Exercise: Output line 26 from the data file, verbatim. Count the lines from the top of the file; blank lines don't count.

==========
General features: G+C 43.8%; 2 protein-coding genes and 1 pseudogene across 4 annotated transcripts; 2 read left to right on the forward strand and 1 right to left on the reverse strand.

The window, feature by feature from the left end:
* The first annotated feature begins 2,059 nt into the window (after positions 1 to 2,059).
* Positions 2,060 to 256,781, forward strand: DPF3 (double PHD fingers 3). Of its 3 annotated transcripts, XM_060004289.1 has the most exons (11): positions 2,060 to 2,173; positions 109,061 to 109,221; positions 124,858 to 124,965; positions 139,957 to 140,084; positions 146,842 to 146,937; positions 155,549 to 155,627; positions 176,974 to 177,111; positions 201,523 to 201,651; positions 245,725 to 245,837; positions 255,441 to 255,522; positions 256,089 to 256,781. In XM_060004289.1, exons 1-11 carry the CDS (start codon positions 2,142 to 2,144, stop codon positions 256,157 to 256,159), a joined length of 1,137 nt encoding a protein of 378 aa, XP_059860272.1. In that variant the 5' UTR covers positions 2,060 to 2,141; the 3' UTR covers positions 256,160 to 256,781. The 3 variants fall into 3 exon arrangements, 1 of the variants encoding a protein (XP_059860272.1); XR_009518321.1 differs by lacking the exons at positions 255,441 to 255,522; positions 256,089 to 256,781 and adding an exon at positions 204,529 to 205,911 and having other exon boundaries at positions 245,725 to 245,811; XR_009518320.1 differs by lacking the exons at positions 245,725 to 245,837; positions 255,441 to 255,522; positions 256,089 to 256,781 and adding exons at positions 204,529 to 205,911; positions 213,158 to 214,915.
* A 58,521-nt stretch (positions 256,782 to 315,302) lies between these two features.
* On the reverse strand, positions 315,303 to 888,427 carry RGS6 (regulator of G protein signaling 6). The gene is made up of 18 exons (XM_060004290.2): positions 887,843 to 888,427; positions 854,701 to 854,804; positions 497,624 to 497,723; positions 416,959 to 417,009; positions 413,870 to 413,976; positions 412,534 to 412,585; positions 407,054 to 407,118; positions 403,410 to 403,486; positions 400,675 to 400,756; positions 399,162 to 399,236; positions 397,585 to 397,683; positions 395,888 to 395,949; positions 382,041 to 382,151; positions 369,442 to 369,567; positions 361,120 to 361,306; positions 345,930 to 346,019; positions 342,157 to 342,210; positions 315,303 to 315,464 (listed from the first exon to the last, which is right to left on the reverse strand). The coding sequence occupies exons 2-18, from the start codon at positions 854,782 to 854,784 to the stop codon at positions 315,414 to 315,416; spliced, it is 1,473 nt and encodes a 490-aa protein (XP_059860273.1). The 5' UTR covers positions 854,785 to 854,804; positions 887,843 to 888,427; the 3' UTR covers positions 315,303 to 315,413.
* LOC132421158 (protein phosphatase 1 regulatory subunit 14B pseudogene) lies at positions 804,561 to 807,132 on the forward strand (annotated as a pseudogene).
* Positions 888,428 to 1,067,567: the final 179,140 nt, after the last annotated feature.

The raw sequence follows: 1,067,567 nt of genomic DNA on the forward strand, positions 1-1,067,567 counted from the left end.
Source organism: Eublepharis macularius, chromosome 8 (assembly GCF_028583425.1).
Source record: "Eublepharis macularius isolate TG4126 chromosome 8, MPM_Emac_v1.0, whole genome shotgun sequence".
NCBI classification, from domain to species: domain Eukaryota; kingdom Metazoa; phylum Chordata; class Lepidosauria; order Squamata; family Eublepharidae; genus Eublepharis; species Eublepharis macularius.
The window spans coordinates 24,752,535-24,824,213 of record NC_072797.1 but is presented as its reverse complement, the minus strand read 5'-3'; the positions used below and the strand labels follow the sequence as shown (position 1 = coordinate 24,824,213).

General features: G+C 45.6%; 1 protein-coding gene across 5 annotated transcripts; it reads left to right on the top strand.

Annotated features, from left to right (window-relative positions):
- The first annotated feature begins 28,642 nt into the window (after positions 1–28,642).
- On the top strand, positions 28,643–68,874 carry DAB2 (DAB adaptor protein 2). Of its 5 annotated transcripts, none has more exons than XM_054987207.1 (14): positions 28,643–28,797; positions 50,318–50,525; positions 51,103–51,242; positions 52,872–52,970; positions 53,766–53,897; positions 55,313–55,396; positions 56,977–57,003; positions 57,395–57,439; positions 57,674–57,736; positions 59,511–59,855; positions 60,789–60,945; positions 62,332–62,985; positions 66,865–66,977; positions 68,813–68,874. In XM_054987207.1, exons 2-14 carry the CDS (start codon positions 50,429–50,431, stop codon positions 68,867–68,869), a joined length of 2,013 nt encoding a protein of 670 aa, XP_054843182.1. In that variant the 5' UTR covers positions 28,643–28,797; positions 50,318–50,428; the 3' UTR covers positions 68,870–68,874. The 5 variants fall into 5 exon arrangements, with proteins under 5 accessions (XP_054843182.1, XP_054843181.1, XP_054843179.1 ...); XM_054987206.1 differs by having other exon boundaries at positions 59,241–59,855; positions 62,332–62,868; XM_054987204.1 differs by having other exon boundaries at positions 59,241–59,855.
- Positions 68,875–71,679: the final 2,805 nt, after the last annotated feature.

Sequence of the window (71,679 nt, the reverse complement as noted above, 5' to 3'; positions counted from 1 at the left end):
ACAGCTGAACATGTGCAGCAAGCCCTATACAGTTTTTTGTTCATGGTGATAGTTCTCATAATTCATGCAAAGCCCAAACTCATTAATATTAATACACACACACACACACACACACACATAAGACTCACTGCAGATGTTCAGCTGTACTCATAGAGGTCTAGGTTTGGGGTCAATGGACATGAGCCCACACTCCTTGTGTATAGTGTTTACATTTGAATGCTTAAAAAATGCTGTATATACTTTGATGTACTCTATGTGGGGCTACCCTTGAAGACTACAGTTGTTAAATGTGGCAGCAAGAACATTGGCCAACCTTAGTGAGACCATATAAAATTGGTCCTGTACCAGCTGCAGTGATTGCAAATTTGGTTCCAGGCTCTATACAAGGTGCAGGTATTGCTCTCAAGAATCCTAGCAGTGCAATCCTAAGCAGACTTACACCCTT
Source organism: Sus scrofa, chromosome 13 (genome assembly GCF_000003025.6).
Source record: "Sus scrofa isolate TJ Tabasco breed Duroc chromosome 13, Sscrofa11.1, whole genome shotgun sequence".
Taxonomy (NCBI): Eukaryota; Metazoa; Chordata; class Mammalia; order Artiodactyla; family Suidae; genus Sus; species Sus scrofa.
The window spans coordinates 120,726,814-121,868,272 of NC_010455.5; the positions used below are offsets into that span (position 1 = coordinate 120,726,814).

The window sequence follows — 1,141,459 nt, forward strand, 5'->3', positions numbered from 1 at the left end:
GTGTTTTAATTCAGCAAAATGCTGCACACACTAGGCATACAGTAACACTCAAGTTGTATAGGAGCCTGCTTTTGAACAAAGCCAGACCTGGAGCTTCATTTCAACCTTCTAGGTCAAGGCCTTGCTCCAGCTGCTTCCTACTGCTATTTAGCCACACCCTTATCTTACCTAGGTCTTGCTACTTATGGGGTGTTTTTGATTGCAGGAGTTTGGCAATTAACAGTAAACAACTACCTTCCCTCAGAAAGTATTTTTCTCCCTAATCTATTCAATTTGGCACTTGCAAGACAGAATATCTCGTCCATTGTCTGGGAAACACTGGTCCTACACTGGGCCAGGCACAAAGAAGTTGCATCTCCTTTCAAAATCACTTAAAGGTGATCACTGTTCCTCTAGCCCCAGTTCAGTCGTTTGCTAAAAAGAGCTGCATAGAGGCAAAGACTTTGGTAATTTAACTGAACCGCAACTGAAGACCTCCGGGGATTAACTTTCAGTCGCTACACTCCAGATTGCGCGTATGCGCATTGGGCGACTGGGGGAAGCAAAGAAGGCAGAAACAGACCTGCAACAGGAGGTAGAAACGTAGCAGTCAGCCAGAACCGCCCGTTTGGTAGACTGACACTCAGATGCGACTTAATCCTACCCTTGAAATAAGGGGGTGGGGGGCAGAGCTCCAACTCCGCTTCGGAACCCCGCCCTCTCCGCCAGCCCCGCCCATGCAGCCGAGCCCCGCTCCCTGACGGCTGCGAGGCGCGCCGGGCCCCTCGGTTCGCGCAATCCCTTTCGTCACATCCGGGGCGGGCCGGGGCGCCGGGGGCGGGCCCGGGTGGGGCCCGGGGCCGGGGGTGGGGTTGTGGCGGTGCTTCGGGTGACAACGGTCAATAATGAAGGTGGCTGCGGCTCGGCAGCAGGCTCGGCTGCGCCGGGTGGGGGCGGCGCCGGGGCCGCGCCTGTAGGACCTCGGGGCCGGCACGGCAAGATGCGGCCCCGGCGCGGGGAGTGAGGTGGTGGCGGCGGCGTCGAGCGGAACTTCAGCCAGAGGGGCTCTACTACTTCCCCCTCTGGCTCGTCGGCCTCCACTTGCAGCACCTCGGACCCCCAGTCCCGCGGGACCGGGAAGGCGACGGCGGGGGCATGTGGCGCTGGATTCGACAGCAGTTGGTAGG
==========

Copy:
GTGTTTTAATTCAGCAAAATGCTGCACACACTAGGCATACAGTAACACTCAAGTTGTATAGGAGCCTGCTTTTGAACAAAGCCAGACCTGGAGCTTCATTTCAACCTTCTAGGTCAAGGCCTTGCTCCAGCTGCTTCCTACTGCTATTTAGCCACACCCTTATCTTACCTAGGTCTTGCTACTTATGGGGTGTTTTTGATTGCAGGAGTTTGGCAATTAACAGTAAACAACTACCTTCCCTCAGAAAGTATTTTTCTCCCTAATCTATTCAATTTGGCACTTGCAAGACAGAATATCTCGTCCATTGTCTGGGAAACACTGGTCCTACACTGGGCCAGGCACAAAGAAGTTGCATCTCCTTTCAAAATCACTTAAAGGTGATCACTGTTCCTCTAGCCCCAGTTCAGTCGTTTGCTAAAAAGAGCTGCATAGAGGCAAAGACTTTGGTAATTTAACTGAACCGCAACTGAAGACCTCCGGGGATTAACTTTCAGTCGCTACACTCCAGATTGCGCGTATGCGCATTGGGCGACTGGGGGAAGCAAAGAAGGCAGAAACAGACCTGCAACAGGAGGTAGAAACGTAGCAGTCAGCCAGAACCGCCCGTTTGGTAGACTGACACTCAGATGCGACTTAATCCTACCCTTGAAATAAGGGGGTGGGGGGCAGAGCTCCAACTCCGCTTCGGAACCCCGCCCTCTCCGCCAGCCCCGCCCATGCAGCCGAGCCCCGCTCCCTGACGGCTGCGAGGCGCGCCGGGCCCCTCGGTTCGCGCAATCCCTTTCGTCACATCCGGGGCGGGCCGGGGCGCCGGGGGCGGGCCCGGGTGGGGCCCGGGGCCGGGGGTGGGGTTGTGGCGGTGCTTCGGGTGACAACGGTCAATAATGAAGGTGGCTGCGGCTCGGCAGCAGGCTCGGCTGCGCCGGGTGGGGGCGGCGCCGGGGCCGCGCCTGTAGGACCTCGGGGCCGGCACGGCAAGATGCGGCCCCGGCGCGGGGAGTGAGGTGGTGGCGGCGGCGTCGAGCGGAACTTCAGCCAGAGGGGCTCTACTACTTCCCCCTCTGGCTCGTCGGCCTCCACTTGCAGCACCTCGGACCCCCAGTCCCGCGGGACCGGGAAGGCGACGGCGGGGGCATGTGGCGCTGGATTCGACAGCAGTTGGTAGG